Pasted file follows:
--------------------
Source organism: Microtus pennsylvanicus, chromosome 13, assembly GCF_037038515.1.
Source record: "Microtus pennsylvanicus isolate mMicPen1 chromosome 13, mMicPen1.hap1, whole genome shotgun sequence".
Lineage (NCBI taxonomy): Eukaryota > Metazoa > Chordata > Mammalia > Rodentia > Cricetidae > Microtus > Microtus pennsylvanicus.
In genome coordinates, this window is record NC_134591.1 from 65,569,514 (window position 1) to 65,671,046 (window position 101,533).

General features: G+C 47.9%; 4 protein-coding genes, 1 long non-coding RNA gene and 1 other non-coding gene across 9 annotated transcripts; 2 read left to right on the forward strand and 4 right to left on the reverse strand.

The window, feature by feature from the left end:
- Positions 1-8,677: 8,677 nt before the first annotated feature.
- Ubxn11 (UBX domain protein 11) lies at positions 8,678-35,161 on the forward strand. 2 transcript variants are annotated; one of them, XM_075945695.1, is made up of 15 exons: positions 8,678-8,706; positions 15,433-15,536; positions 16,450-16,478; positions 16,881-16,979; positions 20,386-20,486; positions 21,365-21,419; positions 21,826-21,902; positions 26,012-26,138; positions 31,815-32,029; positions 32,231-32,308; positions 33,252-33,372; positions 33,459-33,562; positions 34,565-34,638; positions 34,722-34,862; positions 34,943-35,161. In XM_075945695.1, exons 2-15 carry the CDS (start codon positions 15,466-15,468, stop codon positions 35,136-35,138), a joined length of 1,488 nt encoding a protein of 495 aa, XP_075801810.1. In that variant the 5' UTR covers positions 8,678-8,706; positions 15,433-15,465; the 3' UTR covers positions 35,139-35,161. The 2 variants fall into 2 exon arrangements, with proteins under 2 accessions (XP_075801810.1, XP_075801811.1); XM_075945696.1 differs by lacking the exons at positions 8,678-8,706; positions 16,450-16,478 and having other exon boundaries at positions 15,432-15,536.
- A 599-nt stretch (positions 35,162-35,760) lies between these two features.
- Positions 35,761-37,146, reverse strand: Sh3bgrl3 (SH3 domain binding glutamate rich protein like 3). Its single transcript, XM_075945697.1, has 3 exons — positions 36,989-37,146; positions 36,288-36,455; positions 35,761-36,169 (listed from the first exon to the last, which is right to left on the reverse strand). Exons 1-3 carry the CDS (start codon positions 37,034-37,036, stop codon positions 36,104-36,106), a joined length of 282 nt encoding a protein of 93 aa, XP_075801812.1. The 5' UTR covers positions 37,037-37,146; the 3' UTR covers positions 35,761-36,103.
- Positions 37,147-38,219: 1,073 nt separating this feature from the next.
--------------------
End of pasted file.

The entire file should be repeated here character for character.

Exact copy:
Source organism: Microtus pennsylvanicus, chromosome 13, assembly GCF_037038515.1.
Source record: "Microtus pennsylvanicus isolate mMicPen1 chromosome 13, mMicPen1.hap1, whole genome shotgun sequence".
Lineage (NCBI taxonomy): Eukaryota > Metazoa > Chordata > Mammalia > Rodentia > Cricetidae > Microtus > Microtus pennsylvanicus.
In genome coordinates, this window is record NC_134591.1 from 65,569,514 (window position 1) to 65,671,046 (window position 101,533).

General features: G+C 47.9%; 4 protein-coding genes, 1 long non-coding RNA gene and 1 other non-coding gene across 9 annotated transcripts; 2 read left to right on the forward strand and 4 right to left on the reverse strand.

The window, feature by feature from the left end:
- Positions 1-8,677: 8,677 nt before the first annotated feature.
- Ubxn11 (UBX domain protein 11) lies at positions 8,678-35,161 on the forward strand. 2 transcript variants are annotated; one of them, XM_075945695.1, is made up of 15 exons: positions 8,678-8,706; positions 15,433-15,536; positions 16,450-16,478; positions 16,881-16,979; positions 20,386-20,486; positions 21,365-21,419; positions 21,826-21,902; positions 26,012-26,138; positions 31,815-32,029; positions 32,231-32,308; positions 33,252-33,372; positions 33,459-33,562; positions 34,565-34,638; positions 34,722-34,862; positions 34,943-35,161. In XM_075945695.1, exons 2-15 carry the CDS (start codon positions 15,466-15,468, stop codon positions 35,136-35,138), a joined length of 1,488 nt encoding a protein of 495 aa, XP_075801810.1. In that variant the 5' UTR covers positions 8,678-8,706; positions 15,433-15,465; the 3' UTR covers positions 35,139-35,161. The 2 variants fall into 2 exon arrangements, with proteins under 2 accessions (XP_075801810.1, XP_075801811.1); XM_075945696.1 differs by lacking the exons at positions 8,678-8,706; positions 16,450-16,478 and having other exon boundaries at positions 15,432-15,536.
- A 599-nt stretch (positions 35,162-35,760) lies between these two features.
- Positions 35,761-37,146, reverse strand: Sh3bgrl3 (SH3 domain binding glutamate rich protein like 3). Its single transcript, XM_075945697.1, has 3 exons — positions 36,989-37,146; positions 36,288-36,455; positions 35,761-36,169 (listed from the first exon to the last, which is right to left on the reverse strand). Exons 1-3 carry the CDS (start codon positions 37,034-37,036, stop codon positions 36,104-36,106), a joined length of 282 nt encoding a protein of 93 aa, XP_075801812.1. The 5' UTR covers positions 37,037-37,146; the 3' UTR covers positions 35,761-36,103.
- Positions 37,147-38,219: 1,073 nt separating this feature from the next.